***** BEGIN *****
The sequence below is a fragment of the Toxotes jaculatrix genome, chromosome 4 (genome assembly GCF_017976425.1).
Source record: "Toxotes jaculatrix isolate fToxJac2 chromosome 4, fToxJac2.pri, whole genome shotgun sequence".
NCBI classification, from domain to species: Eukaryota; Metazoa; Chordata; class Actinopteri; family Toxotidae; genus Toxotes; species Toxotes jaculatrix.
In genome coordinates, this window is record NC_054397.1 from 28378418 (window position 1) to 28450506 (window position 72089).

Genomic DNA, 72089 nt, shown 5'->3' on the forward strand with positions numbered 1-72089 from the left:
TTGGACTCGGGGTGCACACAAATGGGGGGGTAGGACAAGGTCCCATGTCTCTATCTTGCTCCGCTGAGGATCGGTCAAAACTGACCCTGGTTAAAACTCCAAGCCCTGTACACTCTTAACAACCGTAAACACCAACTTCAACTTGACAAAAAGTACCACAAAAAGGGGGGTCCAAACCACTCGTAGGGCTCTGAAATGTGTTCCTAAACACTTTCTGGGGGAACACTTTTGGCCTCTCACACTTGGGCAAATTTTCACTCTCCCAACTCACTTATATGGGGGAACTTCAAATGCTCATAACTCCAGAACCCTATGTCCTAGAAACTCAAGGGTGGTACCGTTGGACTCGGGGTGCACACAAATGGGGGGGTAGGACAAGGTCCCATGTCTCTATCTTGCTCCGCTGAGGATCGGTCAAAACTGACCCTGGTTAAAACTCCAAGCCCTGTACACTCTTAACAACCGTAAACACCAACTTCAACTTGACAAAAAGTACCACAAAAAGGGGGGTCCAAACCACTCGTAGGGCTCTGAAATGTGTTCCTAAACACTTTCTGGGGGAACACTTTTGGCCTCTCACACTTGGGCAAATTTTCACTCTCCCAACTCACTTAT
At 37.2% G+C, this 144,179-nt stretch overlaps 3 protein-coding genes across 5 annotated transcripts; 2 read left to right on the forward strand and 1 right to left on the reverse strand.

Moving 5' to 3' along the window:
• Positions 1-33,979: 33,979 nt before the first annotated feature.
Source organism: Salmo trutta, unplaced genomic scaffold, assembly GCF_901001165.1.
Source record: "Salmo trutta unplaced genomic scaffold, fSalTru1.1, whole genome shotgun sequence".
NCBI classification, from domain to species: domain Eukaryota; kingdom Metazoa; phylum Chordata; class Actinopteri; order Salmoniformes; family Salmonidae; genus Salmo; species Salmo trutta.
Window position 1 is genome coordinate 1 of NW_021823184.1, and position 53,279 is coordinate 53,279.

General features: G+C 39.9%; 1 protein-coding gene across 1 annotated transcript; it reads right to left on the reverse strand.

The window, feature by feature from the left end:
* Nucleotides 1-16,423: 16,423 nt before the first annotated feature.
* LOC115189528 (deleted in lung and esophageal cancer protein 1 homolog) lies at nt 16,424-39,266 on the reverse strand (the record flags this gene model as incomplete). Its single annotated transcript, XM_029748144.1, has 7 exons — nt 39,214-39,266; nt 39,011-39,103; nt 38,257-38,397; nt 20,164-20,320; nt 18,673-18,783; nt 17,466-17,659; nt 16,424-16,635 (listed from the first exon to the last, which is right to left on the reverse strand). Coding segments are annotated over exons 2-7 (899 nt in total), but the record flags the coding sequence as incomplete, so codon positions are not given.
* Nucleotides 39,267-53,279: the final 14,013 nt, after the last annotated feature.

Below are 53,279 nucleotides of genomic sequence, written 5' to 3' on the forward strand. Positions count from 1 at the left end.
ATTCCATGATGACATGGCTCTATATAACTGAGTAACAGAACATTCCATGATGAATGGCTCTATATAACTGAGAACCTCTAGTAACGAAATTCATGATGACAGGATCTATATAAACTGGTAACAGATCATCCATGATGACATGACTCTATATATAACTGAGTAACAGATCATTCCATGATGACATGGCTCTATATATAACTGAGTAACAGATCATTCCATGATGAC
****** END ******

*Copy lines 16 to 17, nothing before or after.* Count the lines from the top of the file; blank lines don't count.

* Nucleotides 1-16,423: 16,423 nt before the first annotated feature.
* LOC115189528 (deleted in lung and esophageal cancer protein 1 homolog) lies at nt 16,424-39,266 on the reverse strand (the record flags this gene model as incomplete). Its single annotated transcript, XM_029748144.1, has 7 exons — nt 39,214-39,266; nt 39,011-39,103; nt 38,257-38,397; nt 20,164-20,320; nt 18,673-18,783; nt 17,466-17,659; nt 16,424-16,635 (listed from the first exon to the last, which is right to left on the reverse strand). Coding segments are annotated over exons 2-7 (899 nt in total), but the record flags the coding sequence as incomplete, so codon positions are not given.